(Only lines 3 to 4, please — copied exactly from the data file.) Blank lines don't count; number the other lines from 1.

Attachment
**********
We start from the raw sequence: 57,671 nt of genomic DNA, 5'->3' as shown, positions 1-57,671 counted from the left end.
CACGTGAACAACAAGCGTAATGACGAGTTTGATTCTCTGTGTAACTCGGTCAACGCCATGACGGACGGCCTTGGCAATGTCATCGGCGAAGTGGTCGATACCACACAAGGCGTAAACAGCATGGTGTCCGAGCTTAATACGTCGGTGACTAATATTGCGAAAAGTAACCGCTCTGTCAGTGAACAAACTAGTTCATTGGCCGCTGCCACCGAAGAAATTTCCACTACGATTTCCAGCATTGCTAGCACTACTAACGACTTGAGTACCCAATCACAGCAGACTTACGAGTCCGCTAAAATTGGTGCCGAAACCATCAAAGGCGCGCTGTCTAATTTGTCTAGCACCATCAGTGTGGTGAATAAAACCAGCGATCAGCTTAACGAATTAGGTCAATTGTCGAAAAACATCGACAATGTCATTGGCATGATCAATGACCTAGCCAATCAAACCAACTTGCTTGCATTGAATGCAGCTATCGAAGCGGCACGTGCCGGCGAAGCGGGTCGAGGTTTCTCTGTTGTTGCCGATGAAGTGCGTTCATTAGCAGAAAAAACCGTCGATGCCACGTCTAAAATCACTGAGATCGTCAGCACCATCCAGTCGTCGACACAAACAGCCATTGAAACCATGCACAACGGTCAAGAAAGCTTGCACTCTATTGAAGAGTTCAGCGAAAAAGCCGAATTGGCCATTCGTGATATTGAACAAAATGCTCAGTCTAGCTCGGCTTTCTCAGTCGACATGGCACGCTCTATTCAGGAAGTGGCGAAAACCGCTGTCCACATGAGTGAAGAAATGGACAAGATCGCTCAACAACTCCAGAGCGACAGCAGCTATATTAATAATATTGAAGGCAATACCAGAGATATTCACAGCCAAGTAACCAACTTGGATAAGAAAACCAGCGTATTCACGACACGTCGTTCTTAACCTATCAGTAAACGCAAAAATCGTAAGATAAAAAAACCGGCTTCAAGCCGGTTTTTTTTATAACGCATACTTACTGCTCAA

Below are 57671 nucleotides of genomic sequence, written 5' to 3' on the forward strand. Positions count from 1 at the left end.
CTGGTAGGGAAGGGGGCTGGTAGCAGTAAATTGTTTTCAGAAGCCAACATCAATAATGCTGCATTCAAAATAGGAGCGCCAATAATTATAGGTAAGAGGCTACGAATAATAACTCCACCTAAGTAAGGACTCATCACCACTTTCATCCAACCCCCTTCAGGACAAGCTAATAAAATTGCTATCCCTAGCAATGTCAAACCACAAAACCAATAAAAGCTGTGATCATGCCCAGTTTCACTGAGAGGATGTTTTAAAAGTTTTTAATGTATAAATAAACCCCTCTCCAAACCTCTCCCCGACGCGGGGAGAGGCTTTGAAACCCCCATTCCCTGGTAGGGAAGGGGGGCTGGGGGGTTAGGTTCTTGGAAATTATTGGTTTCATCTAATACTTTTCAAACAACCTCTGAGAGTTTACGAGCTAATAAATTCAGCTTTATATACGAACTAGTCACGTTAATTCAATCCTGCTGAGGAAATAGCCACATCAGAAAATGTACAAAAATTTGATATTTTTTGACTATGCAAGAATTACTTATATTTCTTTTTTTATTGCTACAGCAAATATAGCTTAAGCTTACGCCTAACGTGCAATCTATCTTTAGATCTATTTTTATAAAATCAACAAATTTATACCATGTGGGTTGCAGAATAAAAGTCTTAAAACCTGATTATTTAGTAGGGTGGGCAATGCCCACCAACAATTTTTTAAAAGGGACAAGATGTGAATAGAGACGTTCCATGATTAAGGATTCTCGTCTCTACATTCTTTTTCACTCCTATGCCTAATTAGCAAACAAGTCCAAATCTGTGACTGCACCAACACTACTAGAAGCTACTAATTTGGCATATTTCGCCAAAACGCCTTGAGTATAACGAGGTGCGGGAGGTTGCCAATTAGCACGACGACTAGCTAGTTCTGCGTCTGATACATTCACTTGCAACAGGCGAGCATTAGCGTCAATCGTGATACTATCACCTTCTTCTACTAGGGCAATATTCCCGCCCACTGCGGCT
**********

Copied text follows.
Below are 57671 nucleotides of genomic sequence, written 5' to 3' on the forward strand. Positions count from 1 at the left end.
CTGGTAGGGAAGGGGGCTGGTAGCAGTAAATTGTTTTCAGAAGCCAACATCAATAATGCTGCATTCAAAATAGGAGCGCCAATAATTATAGGTAAGAGGCTACGAATAATAACTCCACCTAAGTAAGGACTCATCACCACTTTCATCCAACCCCCTTCAGGACAAGCTAATAAAATTGCTATCCCTAGCAATGTCAAACCACAAAACCAATAAAAGCTGTGATCATGCCCAGTTTCACTGAGAGGATGTTTTAAAAGTTTTTAATGTATAAATAAACCCCTCTCCAAACCTCTCCCCGACGCGGGGAGAGGCTTTGAAACCCCCATTCCCTGGTAGGGAAGGGGGGCTGGGGGGTTAGGTTCTTGGAAATTATTGGTTTCATCTAATACTTTTCAAACAACCTCTGAGAGTTTACGAGCTAATAAATTCAGCTTTATATACGAACTAGTCACGTTAATTCAATCCTGCTGAGGAAATAGCCACATCAGAAAATGTACAAAAATTTGATATTTTTTGACTATGCAAGAATTACTTATATTTCTTTTTTTATTGCTACAGCAAATATAGCTTAAGCTTACGCCTAACGTGCAATCTATCTTTAGATCTATTTTTATAAAATCAACAAATTTATACCATGTGGGTTGCAGAATAAAAGTCTTAAAACCTGATTATTTAGTAGGGTGGGCAATGCCCACCAACAATTTTTTAAAAGGGACAAGATGTGAATAGAGACGTTCCATGATTAAGGATTCTCGTCTCTACATTCTTTTTCACTCCTATGCCTAATTAGCAAACAAGTCCAAATCTGTGACTGCACCAACACTACTAGAAGCTACTAATTTGGCATATTTCGCCAAAACGCCTTGAGTATAACGAGGTGCGGGAGGTTGCCAATTAGCACGACGACTAGCTAGTTCTGCGTCTGATACATTCACTTGCAACAGGCGAGCATTAGCGTCAATCGTGATACTATCACCTTCTTCTACTAGGGCAATATTCCCGCCCACTGCGGCT